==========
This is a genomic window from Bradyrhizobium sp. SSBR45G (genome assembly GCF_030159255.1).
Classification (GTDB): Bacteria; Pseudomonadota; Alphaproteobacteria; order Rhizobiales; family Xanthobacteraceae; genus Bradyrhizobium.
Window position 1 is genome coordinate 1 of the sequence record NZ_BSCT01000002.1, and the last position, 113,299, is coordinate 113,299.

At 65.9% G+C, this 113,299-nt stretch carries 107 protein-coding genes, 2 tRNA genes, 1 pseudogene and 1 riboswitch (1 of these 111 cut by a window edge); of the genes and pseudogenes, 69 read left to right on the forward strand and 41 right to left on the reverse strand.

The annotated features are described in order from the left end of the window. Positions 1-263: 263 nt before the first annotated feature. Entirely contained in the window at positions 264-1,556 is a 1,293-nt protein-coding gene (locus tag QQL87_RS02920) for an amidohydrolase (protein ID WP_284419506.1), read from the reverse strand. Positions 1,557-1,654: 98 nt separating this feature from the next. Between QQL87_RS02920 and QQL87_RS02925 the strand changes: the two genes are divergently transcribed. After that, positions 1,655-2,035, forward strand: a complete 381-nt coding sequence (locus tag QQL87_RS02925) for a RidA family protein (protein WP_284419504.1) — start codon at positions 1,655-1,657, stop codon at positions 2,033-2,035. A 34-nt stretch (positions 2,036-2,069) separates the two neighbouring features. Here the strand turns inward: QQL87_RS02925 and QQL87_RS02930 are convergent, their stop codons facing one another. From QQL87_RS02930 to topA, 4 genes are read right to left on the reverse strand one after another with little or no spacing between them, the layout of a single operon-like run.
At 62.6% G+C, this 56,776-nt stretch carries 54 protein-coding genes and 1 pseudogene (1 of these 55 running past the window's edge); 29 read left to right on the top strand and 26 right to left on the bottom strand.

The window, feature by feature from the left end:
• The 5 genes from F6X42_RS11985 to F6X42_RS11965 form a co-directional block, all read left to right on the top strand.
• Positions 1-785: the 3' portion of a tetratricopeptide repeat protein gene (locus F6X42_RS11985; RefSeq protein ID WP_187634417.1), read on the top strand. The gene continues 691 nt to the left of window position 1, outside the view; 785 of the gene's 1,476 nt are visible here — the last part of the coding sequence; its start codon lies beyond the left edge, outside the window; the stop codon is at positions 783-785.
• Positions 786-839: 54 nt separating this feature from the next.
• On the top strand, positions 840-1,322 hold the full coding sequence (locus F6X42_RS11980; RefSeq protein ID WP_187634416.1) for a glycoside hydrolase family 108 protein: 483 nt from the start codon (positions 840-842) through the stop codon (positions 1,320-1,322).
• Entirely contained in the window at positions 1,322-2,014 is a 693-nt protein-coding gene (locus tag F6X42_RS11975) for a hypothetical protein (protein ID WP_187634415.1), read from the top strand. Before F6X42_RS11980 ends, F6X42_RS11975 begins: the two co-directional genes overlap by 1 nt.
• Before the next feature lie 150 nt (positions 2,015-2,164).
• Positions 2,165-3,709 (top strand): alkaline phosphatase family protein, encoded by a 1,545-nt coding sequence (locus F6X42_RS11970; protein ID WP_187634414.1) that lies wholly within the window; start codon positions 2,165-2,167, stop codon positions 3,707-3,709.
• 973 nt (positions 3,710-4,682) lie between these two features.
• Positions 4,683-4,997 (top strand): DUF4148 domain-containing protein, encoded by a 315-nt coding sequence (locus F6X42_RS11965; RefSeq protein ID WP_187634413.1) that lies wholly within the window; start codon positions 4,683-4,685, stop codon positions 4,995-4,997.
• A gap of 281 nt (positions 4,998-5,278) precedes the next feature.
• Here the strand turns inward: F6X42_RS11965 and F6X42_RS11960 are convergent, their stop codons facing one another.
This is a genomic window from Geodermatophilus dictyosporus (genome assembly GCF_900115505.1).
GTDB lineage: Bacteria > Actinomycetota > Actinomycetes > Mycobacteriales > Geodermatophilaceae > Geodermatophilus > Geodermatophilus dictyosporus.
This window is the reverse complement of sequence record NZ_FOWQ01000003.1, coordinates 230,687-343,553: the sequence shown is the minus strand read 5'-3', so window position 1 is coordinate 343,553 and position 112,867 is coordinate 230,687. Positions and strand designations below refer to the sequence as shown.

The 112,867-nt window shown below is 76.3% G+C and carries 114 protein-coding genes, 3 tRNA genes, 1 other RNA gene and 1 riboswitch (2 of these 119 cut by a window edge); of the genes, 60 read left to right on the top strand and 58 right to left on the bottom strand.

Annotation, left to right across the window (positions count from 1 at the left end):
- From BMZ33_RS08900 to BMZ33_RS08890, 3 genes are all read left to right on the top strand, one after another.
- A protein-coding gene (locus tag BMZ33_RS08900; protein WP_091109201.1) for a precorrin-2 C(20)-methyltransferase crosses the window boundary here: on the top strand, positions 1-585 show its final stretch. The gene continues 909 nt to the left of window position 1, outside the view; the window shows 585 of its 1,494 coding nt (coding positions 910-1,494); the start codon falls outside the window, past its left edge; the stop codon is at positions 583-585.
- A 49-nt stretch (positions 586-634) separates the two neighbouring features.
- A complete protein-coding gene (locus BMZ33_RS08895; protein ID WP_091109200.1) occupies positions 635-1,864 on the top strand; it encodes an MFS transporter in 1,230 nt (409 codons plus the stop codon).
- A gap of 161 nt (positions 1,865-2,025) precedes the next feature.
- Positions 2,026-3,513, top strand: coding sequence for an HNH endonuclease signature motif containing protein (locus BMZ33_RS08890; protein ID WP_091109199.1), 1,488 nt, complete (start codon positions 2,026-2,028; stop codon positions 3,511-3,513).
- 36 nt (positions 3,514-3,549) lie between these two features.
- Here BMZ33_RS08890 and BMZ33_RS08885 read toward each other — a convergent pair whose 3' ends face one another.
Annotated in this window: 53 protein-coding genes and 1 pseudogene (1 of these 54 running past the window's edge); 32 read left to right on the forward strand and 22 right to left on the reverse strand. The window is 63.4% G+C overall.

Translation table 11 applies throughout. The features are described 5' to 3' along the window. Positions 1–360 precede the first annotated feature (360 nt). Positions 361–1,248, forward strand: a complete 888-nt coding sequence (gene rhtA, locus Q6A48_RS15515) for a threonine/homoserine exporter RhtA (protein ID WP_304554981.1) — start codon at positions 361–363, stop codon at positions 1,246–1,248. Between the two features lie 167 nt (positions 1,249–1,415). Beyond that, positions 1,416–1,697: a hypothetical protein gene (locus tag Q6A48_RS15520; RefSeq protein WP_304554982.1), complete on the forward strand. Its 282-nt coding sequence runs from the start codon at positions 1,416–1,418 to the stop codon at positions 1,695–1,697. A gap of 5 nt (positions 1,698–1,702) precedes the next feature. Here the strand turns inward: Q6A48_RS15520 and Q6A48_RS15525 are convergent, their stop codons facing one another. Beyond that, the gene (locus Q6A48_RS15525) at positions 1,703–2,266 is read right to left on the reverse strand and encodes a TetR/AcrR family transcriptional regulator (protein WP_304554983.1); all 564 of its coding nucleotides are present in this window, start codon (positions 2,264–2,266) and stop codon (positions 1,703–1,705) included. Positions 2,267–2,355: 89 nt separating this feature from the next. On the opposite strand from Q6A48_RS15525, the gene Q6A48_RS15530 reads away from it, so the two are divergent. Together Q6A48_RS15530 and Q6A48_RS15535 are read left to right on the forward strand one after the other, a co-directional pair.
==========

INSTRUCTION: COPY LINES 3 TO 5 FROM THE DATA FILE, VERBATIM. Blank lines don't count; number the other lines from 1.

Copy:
Window position 1 is genome coordinate 1 of the sequence record NZ_BSCT01000002.1, and the last position, 113,299, is coordinate 113,299.

At 65.9% G+C, this 113,299-nt stretch carries 107 protein-coding genes, 2 tRNA genes, 1 pseudogene and 1 riboswitch (1 of these 111 cut by a window edge); of the genes and pseudogenes, 69 read left to right on the forward strand and 41 right to left on the reverse strand.

The annotated features are described in order from the left end of the window. Positions 1-263: 263 nt before the first annotated feature. Entirely contained in the window at positions 264-1,556 is a 1,293-nt protein-coding gene (locus tag QQL87_RS02920) for an amidohydrolase (protein ID WP_284419506.1), read from the reverse strand. Positions 1,557-1,654: 98 nt separating this feature from the next. Between QQL87_RS02920 and QQL87_RS02925 the strand changes: the two genes are divergently transcribed. After that, positions 1,655-2,035, forward strand: a complete 381-nt coding sequence (locus tag QQL87_RS02925) for a RidA family protein (protein WP_284419504.1) — start codon at positions 1,655-1,657, stop codon at positions 2,033-2,035. A 34-nt stretch (positions 2,036-2,069) separates the two neighbouring features. Here the strand turns inward: QQL87_RS02925 and QQL87_RS02930 are convergent, their stop codons facing one another. From QQL87_RS02930 to topA, 4 genes are read right to left on the reverse strand one after another with little or no spacing between them, the layout of a single operon-like run.